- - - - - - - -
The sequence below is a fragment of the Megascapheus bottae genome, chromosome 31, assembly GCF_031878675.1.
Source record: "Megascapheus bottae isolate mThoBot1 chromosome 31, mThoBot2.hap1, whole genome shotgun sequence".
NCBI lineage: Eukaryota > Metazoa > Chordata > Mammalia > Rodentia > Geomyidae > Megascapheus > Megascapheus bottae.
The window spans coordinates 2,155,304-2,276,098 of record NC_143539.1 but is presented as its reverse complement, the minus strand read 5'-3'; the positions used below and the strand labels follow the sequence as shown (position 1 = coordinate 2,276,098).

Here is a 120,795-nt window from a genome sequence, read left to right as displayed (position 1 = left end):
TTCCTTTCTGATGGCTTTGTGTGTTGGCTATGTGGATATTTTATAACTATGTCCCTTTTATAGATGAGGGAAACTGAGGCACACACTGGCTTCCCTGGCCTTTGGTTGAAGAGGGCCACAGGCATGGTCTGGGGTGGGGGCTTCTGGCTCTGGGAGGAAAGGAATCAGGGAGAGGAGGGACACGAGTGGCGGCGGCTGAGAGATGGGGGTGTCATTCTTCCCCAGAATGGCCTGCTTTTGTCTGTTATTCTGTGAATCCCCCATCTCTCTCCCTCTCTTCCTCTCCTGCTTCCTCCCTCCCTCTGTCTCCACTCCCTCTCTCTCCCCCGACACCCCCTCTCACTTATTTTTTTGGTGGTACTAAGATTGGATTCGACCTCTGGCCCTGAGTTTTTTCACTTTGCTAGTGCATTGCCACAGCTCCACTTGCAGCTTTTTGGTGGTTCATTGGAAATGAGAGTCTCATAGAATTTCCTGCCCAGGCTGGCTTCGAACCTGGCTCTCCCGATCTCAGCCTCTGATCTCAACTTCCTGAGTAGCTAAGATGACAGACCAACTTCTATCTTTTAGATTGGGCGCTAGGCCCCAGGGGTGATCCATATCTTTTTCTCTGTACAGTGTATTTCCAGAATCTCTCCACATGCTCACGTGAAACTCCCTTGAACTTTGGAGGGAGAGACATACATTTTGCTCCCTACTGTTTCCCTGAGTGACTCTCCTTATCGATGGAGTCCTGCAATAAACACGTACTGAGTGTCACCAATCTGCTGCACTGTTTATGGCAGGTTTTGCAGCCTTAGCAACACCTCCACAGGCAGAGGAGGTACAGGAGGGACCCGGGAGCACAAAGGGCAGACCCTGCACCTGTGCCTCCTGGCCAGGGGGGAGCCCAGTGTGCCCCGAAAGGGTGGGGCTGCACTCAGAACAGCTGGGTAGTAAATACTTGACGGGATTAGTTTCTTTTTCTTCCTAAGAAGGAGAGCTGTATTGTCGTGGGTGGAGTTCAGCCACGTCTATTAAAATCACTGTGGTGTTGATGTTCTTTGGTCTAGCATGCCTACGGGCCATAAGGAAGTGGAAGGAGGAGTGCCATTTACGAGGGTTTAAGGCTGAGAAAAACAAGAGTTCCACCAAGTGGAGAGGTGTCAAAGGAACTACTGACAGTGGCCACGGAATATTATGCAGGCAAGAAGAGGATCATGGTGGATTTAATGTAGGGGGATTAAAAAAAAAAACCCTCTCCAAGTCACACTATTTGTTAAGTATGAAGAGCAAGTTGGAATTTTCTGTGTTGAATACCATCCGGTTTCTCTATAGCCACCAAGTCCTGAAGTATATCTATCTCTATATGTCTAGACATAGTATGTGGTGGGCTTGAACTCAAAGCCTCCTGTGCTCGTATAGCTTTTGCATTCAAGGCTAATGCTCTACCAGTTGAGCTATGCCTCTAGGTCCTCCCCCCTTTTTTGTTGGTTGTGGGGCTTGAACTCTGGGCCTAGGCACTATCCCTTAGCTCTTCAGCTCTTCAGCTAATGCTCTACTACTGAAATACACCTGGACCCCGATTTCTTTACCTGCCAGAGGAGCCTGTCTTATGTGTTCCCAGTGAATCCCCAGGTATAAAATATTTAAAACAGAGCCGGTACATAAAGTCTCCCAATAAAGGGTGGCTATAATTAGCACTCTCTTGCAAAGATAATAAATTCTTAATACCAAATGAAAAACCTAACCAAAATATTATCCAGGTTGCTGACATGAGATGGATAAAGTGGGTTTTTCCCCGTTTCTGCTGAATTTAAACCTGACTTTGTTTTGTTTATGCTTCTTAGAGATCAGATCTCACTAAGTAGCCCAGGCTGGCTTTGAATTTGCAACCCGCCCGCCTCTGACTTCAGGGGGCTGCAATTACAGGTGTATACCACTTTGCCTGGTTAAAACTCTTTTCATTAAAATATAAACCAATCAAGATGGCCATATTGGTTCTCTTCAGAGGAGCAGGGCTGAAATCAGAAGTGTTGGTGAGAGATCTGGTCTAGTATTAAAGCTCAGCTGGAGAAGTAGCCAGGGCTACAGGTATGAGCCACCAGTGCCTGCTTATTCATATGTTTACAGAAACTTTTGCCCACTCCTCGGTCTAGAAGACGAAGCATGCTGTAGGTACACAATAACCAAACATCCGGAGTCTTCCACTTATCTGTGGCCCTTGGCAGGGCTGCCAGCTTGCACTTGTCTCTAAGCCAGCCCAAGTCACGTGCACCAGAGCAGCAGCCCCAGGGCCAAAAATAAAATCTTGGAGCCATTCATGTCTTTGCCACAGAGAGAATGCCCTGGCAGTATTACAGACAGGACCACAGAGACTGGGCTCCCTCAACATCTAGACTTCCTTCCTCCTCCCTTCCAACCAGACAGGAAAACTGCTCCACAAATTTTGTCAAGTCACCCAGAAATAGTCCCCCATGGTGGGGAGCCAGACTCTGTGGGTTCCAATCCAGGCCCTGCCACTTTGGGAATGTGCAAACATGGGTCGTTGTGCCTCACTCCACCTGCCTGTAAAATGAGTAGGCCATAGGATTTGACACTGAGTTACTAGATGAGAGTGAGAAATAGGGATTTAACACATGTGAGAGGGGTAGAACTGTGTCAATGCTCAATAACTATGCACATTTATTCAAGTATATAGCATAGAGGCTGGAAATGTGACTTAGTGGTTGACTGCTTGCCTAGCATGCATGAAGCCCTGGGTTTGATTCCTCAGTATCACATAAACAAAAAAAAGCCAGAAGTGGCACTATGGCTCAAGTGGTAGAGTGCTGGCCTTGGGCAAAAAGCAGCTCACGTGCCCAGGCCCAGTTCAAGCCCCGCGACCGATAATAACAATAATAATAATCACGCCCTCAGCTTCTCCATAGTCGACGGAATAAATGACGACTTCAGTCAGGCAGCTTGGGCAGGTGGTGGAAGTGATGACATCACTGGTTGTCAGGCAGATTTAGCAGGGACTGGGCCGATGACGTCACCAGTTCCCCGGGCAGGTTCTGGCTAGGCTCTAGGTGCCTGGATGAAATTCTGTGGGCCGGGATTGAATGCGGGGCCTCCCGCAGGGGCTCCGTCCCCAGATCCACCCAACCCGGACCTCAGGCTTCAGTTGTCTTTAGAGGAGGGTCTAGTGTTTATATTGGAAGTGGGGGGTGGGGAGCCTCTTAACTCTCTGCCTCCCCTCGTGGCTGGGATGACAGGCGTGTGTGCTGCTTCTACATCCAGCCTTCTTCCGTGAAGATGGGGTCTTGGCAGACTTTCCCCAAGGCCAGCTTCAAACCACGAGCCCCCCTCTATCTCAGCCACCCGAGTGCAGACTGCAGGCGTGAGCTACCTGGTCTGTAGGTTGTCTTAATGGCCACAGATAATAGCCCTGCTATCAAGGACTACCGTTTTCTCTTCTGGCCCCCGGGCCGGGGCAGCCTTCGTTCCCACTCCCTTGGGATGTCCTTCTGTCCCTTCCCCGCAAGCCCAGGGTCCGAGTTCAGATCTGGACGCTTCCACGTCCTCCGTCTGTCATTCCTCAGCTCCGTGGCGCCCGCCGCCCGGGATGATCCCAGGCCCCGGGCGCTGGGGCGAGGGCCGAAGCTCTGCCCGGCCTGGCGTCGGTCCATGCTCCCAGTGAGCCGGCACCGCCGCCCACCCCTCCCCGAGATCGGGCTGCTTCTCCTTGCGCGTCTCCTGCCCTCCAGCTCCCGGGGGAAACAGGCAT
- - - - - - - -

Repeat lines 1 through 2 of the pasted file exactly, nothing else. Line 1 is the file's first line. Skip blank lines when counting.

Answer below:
The sequence below is a fragment of the Megascapheus bottae genome, chromosome 31, assembly GCF_031878675.1.
Source record: "Megascapheus bottae isolate mThoBot1 chromosome 31, mThoBot2.hap1, whole genome shotgun sequence".